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I went to a public high school in the Florida Keys and only got into two colleges: The University of Florida and Georgia Tech. I picked Georgia Tech for my undergraduate degree. It’s a good engineering school but not celebrated on the level that some other schools are.

So throughout my 20s, when I met people who went to Harvard or Brown, I felt intimidated—like I must not be on their level. Then, when I was 28, I applied to Harvard’s business school. I had managed 120 people at a Snickers manufacturing plant in Waco, Texas, and spent three years as the director of operations at Citysearch. But I still couldn’t believe I got in. I chalked it up to luck, figuring the sun shines on a dog’s backside every now and then.

When I got to Harvard, I was intimidated by all of the other students, who I assumed were better and smarter than me because most of them had gone to better colleges. Then, I got to know these people and sat in class with them for six hours a day. I realized that, while they were certainly smart, they weren’t automatically smarter than me—and their ideas weren’t necessarily any better than mine.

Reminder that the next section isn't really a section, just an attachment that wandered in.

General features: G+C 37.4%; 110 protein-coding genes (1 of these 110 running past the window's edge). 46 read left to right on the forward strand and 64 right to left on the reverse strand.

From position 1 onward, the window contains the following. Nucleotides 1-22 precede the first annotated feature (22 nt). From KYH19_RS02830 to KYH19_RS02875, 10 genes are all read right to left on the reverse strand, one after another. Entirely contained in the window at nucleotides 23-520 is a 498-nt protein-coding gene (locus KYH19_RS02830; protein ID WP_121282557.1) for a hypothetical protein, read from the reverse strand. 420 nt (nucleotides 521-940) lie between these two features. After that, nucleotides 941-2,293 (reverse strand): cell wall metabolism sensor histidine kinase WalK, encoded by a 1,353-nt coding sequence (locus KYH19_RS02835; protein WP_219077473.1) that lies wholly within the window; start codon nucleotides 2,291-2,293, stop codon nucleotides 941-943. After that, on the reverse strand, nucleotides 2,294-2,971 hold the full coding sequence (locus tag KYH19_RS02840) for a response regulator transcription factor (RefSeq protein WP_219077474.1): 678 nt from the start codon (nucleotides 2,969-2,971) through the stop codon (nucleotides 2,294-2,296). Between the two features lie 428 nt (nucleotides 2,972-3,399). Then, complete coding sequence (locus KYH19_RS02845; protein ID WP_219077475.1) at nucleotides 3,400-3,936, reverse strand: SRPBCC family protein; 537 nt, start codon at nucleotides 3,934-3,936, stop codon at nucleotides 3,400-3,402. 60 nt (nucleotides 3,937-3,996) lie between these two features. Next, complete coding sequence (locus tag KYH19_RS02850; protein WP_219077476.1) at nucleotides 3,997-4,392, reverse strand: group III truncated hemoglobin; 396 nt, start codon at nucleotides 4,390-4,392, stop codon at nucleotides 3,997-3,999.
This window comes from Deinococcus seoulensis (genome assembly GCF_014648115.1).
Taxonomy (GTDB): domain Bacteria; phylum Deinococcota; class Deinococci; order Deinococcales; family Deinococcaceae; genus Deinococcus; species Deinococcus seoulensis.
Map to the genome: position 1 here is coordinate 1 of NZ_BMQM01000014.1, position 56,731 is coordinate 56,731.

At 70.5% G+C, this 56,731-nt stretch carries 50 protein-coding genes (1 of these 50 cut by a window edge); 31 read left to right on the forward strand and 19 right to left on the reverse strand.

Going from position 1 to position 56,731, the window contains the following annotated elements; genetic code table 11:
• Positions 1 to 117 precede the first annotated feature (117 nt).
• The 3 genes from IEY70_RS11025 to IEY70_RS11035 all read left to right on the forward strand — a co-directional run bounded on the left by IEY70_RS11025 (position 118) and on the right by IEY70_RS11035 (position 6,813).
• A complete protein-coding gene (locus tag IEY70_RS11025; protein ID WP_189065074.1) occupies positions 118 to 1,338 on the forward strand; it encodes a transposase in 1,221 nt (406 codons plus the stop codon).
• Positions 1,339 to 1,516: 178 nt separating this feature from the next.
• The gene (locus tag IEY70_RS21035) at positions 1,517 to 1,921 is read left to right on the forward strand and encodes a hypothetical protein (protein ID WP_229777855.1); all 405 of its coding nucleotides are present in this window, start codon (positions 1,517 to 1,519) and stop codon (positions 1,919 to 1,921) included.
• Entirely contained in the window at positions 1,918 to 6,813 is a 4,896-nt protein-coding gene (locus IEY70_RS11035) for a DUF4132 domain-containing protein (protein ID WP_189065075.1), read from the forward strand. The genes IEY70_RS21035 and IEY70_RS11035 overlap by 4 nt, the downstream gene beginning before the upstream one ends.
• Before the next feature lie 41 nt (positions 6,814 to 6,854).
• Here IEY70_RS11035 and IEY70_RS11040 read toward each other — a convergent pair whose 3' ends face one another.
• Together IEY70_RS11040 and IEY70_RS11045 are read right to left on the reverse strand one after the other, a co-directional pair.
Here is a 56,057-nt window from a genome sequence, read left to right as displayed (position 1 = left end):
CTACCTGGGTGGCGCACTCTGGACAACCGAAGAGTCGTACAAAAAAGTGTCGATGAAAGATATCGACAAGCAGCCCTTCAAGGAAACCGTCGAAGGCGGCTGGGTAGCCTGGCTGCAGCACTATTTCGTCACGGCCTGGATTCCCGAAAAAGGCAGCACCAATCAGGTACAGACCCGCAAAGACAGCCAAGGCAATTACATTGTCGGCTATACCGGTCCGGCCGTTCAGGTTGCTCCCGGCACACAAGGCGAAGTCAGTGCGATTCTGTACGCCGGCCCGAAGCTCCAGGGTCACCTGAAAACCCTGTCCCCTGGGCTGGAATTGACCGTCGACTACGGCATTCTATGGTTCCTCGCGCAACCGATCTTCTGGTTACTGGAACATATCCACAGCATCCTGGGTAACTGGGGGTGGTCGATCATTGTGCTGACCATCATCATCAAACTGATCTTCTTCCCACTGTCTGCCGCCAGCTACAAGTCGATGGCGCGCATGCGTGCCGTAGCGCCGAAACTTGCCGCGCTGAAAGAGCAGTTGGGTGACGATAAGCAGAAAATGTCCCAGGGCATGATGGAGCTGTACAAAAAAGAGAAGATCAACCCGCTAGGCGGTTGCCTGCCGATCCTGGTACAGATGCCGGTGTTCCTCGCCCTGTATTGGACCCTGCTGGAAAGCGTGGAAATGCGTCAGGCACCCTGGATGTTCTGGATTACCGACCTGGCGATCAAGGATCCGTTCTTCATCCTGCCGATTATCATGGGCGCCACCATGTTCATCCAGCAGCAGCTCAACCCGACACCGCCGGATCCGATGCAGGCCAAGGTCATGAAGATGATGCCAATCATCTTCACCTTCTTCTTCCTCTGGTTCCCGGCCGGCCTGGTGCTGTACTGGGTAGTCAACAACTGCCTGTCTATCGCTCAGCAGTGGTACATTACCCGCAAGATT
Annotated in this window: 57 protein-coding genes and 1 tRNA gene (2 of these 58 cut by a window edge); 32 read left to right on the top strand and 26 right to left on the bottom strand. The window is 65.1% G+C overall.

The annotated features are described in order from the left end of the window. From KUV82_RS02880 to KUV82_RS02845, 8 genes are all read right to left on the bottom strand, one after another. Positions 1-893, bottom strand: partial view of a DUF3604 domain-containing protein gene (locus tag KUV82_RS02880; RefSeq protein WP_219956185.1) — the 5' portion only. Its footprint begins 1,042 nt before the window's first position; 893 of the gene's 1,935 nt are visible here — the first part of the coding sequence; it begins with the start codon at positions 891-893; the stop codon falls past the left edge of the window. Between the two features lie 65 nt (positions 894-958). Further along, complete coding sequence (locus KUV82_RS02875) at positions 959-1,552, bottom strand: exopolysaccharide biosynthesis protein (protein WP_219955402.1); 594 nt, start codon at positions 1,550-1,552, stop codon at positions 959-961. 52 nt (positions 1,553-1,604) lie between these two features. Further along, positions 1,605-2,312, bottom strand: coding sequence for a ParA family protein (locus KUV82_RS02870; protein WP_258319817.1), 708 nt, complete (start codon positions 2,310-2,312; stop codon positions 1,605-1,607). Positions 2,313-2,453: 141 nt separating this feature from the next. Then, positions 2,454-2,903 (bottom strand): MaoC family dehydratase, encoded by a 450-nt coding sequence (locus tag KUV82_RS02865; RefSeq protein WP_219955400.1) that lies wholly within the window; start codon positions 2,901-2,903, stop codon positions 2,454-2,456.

I graduated having finally found the confidence to think I could go out and compete—that my ideas were just as worthy as anyone else’s. That was a huge realization. It was a $100,000 education in being confident. I wish I’d had that confidence in my 20s, but I graduated at 31 years old and was finally going out into the world saying, “OK, this time I can do it.”

Since then, I’ve seen the importance of confidence come up again and again: It’s not the smartest people who go the furthest, it’s the people with the most confidence.

It’s this mentality that’s really helped me build my company from the ground up. I went in truly believing that consumers would be interested in an exercise bike that let them stream high-quality indoor-cycling classes they could take from home. And now, because I’ve surrounded myself with a smart, scrappy team and instilled the confidence I have in this idea in others, we’ve sold thousands bikes and counting.

John Foley is the CEO and founder of Peloton, the exercise bike that streams indoor-cycling classes to your home live and on-demand.

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